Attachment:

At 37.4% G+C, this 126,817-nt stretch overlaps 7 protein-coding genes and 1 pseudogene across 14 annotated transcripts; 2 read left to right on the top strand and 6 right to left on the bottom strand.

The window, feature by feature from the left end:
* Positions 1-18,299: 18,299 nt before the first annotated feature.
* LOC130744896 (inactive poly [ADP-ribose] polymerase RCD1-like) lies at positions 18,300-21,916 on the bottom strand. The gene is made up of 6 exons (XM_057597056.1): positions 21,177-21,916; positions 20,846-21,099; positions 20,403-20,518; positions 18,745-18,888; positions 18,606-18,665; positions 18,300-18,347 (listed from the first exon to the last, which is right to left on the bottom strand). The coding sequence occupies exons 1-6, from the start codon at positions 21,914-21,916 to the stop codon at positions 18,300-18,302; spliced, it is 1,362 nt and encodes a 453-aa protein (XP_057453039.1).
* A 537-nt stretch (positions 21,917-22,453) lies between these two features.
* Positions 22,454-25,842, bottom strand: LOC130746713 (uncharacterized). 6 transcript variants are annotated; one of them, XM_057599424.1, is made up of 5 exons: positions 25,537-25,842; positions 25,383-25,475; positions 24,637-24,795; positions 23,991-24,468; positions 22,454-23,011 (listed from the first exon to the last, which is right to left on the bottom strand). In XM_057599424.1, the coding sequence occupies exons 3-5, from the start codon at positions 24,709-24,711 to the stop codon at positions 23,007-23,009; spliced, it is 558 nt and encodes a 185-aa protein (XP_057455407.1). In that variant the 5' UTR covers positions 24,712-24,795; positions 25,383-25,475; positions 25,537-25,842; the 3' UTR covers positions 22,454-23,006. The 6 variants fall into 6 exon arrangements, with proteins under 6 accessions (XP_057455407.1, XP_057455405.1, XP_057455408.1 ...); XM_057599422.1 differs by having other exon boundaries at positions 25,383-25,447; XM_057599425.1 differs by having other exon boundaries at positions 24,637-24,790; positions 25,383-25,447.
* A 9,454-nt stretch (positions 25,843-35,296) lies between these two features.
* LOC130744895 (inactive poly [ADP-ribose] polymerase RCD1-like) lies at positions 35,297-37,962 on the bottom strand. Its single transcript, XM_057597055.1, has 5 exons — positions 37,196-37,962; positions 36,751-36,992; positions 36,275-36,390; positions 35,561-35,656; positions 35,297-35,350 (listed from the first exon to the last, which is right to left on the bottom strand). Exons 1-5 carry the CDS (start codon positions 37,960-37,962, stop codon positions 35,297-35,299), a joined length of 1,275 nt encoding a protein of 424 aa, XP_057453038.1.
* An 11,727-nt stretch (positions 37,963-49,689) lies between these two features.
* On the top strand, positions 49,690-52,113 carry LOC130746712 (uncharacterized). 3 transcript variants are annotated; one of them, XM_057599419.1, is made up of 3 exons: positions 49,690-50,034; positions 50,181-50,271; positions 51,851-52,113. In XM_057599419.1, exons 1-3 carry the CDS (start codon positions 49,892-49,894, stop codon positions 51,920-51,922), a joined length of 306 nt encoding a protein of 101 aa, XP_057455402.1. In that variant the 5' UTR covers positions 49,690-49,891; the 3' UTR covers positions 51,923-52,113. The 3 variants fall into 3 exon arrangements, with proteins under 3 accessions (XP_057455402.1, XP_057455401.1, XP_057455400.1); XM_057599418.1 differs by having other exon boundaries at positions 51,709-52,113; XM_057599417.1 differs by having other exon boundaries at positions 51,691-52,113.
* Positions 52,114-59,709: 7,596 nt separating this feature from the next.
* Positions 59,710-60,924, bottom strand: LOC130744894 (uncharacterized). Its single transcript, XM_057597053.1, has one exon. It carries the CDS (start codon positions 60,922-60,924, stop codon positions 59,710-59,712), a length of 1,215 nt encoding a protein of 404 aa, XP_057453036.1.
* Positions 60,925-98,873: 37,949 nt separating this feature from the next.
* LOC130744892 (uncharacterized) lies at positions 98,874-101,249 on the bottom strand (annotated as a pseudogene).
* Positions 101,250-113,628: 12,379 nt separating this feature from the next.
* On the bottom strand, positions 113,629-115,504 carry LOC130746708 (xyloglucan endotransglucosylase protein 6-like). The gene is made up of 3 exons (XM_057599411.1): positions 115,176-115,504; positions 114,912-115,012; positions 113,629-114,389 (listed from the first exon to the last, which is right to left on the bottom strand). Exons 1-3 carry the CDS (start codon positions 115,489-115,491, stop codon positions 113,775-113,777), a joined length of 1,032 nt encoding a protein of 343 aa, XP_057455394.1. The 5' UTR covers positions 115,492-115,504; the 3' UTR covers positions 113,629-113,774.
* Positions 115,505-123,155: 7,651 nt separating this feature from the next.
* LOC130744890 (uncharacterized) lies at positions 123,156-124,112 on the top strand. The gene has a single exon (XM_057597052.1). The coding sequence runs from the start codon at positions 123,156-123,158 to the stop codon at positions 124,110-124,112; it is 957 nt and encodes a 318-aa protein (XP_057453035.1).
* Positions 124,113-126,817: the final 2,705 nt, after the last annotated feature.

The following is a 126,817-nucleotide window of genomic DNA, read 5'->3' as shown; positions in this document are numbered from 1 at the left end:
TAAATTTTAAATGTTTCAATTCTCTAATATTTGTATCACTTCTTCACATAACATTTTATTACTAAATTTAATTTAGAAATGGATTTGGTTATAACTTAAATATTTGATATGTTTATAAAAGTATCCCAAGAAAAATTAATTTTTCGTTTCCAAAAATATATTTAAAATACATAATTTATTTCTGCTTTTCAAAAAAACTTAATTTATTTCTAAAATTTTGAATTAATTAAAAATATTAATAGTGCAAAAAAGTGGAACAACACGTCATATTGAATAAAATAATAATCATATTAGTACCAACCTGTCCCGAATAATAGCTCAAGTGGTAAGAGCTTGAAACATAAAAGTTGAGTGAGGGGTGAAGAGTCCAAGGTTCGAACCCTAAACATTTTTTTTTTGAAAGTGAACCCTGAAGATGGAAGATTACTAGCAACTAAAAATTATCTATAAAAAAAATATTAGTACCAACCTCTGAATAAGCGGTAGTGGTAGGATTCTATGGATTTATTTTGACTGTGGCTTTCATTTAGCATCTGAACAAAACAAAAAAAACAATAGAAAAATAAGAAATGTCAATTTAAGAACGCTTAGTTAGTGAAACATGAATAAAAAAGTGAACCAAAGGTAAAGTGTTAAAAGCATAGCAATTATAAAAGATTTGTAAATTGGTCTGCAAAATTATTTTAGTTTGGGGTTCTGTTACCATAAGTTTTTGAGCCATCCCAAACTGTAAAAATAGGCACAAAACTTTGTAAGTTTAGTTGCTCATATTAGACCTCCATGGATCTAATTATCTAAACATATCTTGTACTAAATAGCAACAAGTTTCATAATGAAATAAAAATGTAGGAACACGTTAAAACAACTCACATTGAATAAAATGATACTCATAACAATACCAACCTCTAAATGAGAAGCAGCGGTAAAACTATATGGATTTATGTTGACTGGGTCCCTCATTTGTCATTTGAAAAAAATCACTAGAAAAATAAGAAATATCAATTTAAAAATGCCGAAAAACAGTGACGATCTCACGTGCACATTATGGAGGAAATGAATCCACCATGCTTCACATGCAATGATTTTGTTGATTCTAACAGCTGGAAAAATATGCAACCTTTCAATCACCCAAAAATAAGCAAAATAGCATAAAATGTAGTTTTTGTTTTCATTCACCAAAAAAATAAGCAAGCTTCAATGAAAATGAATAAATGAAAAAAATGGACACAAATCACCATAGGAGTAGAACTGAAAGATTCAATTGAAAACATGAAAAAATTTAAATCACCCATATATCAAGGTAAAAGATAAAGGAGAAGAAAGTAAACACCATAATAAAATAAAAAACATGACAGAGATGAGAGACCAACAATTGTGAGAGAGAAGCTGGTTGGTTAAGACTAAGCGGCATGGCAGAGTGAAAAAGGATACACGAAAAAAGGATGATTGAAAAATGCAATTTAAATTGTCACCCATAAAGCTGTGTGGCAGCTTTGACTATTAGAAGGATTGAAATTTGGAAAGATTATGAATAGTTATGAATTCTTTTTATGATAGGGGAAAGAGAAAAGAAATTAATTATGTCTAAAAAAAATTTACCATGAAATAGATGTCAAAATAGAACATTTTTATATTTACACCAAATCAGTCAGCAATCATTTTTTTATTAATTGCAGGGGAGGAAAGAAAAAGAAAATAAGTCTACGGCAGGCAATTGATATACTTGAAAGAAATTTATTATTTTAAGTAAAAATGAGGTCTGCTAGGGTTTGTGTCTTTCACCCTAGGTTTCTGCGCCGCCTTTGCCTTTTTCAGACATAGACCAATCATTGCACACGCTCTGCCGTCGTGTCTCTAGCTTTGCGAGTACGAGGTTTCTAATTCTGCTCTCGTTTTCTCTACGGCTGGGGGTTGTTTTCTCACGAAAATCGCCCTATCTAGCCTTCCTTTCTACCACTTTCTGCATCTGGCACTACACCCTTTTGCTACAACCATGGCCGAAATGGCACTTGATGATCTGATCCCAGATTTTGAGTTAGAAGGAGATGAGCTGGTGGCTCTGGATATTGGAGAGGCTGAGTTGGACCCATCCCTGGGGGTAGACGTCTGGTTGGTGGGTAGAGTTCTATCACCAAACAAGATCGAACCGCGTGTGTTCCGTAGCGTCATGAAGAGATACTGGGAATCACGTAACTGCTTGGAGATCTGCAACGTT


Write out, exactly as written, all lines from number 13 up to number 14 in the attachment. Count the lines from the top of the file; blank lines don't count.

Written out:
* Positions 60,925-98,873: 37,949 nt separating this feature from the next.
* LOC130744892 (uncharacterized) lies at positions 98,874-101,249 on the bottom strand (annotated as a pseudogene).